Already a subscriber? - Login here
Not yet a subscriber? - Subscribe here

Displaying: 1-18 of 18 documents


articles
1. Philosophy in the Contemporary World: Volume > 25 > Issue: 2
Robert Paul Churchill An Introduction to Honor Killing and Women in the Crossfire
view |  rights & permissions | cited by
2. Philosophy in the Contemporary World: Volume > 25 > Issue: 2
Christian Matheis “Transformations of Shame and Honor: Ideology, Diagnostics, and Liberation from State Interests”: A response to Robert Paul Churchill’s Women in the Crossfire: Understanding and Ending Honor Killings
view |  rights & permissions | cited by
3. Philosophy in the Contemporary World: Volume > 25 > Issue: 2
Candice L. Shelby A Complex Adaptive Systems Approach to Understanding the Honor Killer: Comments on Robert Paul Churchill’s Women in the Crossfire: Understanding and Ending Honor Killing
view |  rights & permissions | cited by
4. Philosophy in the Contemporary World: Volume > 25 > Issue: 2
James Snow Women in the Crossfire: A Reply to Robert Paul Churchill
view |  rights & permissions | cited by
5. Philosophy in the Contemporary World: Volume > 25 > Issue: 2
Robert Paul Churchill Response to My Critics
view |  rights & permissions | cited by
6. Philosophy in the Contemporary World: Volume > 25 > Issue: 2
Eddy Souffrant Some Approaches to an Ethics for Disaster
abstract | view |  rights & permissions | cited by
We have witnessed, and in some instance from afar, disasters of all sorts that span the globe from the Caribbean, South and North America, Asia, to Australia and other affected regions of the world. Some of these destabilizing and at times fatal events have resulted in lives lost, forced migration, and a restructuring of the physical, social and economic architecture of the affected parts of the globe. Further, the disasters as massive restructuring of the physical and psychological status quo are at times human made and at others, natural.
7. Philosophy in the Contemporary World: Volume > 25 > Issue: 2
Karen Lancaster The Robotic Touch: Why There is No Good Reason to Prefer Human Nurses to Carebots
abstract | view |  rights & permissions | cited by
An elderly patient in a care home only wants human nurses to provide her care – not robots. If she selected her carers based on skin colour, it would be seen as racist and morally objectionable, but is choosing a human nurse instead of a robot also morally objectionable and speciesist? A plausible response is that it is not, because humans provide a better standard of care than robots do, making such a choice justifiable. In this paper, I show why this response is incorrect, because robots can theoretically care as well as human nurses can. I differentiate between practical caring and emotional caring, and I argue that robots can match the standard of practical care given by human nurses, and they can simulate emotional care. There is growing evidence that people respond positively to robotic creatures and carebots, and AI software is apt to emotionally support patients in spite of the machine’s own lack of emotions. I make the case that the appearance of emotional care is sufficient, and need not be linked to emotional states within the robot. After all, human nurses undoubtedly ‘fake’ emotional care and compassion sometimes, yet their patients still feel adequately cared for. I show that it is a mistake to claim that ‘the human touch’ is in itself a contributor to a higher standard of care; ‘the robotic touch’ will suffice. Nevertheless, it is not speciesist to favour human nurses over carebots, because carebots do not (currently) suffer as the result of such a choice.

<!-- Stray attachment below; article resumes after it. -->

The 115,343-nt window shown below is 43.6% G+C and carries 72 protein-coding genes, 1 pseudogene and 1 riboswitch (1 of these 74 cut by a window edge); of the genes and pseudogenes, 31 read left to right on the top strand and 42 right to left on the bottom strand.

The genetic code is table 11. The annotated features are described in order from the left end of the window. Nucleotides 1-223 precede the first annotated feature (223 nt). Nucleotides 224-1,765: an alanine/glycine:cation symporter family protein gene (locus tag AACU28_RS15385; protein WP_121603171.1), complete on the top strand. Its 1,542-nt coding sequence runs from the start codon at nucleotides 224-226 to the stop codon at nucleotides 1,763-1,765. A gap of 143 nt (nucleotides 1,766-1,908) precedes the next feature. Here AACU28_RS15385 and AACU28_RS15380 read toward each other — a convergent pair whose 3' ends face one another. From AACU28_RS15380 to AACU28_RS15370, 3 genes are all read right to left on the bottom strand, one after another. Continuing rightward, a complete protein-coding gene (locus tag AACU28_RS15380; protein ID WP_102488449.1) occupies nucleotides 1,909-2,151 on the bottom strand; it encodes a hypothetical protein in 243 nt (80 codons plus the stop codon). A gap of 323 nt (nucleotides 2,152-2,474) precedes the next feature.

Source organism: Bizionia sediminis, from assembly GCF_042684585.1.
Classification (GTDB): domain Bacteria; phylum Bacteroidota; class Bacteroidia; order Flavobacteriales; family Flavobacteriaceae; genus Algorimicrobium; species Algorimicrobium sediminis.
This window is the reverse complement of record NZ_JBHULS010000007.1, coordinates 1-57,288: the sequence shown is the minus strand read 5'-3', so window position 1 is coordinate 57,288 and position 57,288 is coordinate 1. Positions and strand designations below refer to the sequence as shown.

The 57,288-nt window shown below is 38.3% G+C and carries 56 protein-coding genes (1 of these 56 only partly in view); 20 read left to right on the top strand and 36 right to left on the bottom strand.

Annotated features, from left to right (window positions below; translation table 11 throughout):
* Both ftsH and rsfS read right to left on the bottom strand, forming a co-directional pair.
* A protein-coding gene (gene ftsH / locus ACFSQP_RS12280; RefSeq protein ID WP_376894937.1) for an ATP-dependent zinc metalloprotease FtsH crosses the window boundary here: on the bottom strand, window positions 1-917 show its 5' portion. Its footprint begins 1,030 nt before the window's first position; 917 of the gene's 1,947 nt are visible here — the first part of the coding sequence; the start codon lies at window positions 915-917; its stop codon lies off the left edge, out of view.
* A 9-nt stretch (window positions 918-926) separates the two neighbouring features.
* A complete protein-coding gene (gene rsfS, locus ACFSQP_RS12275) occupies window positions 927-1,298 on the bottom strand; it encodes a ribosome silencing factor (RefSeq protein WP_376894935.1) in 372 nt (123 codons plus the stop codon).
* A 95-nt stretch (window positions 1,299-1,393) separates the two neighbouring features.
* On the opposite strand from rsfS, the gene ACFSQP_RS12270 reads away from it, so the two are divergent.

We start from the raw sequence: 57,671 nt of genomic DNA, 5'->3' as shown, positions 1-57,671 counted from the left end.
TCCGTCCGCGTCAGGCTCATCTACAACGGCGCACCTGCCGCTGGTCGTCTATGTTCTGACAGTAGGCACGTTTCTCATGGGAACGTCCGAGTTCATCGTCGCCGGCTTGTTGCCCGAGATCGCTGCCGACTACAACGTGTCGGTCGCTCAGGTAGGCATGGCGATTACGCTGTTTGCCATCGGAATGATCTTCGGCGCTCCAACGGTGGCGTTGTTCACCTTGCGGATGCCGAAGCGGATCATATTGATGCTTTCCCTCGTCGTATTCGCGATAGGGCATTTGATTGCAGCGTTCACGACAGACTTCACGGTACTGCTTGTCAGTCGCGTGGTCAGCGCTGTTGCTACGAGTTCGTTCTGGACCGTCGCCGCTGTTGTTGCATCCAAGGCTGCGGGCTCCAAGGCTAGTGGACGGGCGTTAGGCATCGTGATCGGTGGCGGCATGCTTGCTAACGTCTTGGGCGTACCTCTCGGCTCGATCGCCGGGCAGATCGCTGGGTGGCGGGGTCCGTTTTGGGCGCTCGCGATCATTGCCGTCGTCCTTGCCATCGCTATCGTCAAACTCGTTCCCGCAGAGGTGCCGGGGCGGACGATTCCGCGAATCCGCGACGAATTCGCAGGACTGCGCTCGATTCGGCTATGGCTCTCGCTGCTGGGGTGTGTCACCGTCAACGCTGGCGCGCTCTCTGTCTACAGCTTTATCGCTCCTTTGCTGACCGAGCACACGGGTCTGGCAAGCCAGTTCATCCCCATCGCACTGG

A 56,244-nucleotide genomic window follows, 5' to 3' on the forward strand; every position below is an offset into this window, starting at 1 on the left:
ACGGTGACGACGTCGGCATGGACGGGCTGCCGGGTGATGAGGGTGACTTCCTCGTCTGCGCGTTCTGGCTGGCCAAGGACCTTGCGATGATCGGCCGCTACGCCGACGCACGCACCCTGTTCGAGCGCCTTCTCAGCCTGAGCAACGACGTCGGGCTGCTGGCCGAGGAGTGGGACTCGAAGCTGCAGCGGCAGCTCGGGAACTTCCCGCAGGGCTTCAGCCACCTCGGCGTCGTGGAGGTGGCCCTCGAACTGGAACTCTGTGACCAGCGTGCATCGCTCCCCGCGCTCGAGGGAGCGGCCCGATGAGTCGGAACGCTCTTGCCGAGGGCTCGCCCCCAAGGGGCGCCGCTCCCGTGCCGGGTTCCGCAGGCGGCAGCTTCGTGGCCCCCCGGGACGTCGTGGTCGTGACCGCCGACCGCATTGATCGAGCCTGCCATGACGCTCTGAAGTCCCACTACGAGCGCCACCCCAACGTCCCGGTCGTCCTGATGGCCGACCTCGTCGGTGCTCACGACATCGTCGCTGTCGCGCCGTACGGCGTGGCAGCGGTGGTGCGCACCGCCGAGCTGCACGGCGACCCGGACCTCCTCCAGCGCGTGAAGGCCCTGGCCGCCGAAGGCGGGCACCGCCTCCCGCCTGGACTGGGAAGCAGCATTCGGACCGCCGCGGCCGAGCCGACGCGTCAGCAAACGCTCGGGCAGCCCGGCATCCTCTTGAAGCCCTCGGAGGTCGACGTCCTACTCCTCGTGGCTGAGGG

8. Philosophy in the Contemporary World: Volume > 25 > Issue: 1
James Rocha Environmental Racism and Privileged Consumerism
abstract | view |  rights & permissions | cited by
Environmental racism concerns the ways in which environmental protections are unfairly distributed along racial lines. One outcome of environmental racism is that environmental degradation does not harm us all equally, with oppressed racial groups facing greater burdens. Consequently, members of privileged groups can more comfortably engage in environmentally destructive consumerism because they will neither initially nor primarily face the worst impact from environmental destruction. I will argue that the ability to feel comfortable while engaging in environmentally destructive consumerism is a form of racism, and that this racism strengthens the blameworthiness of such privileged consumerism.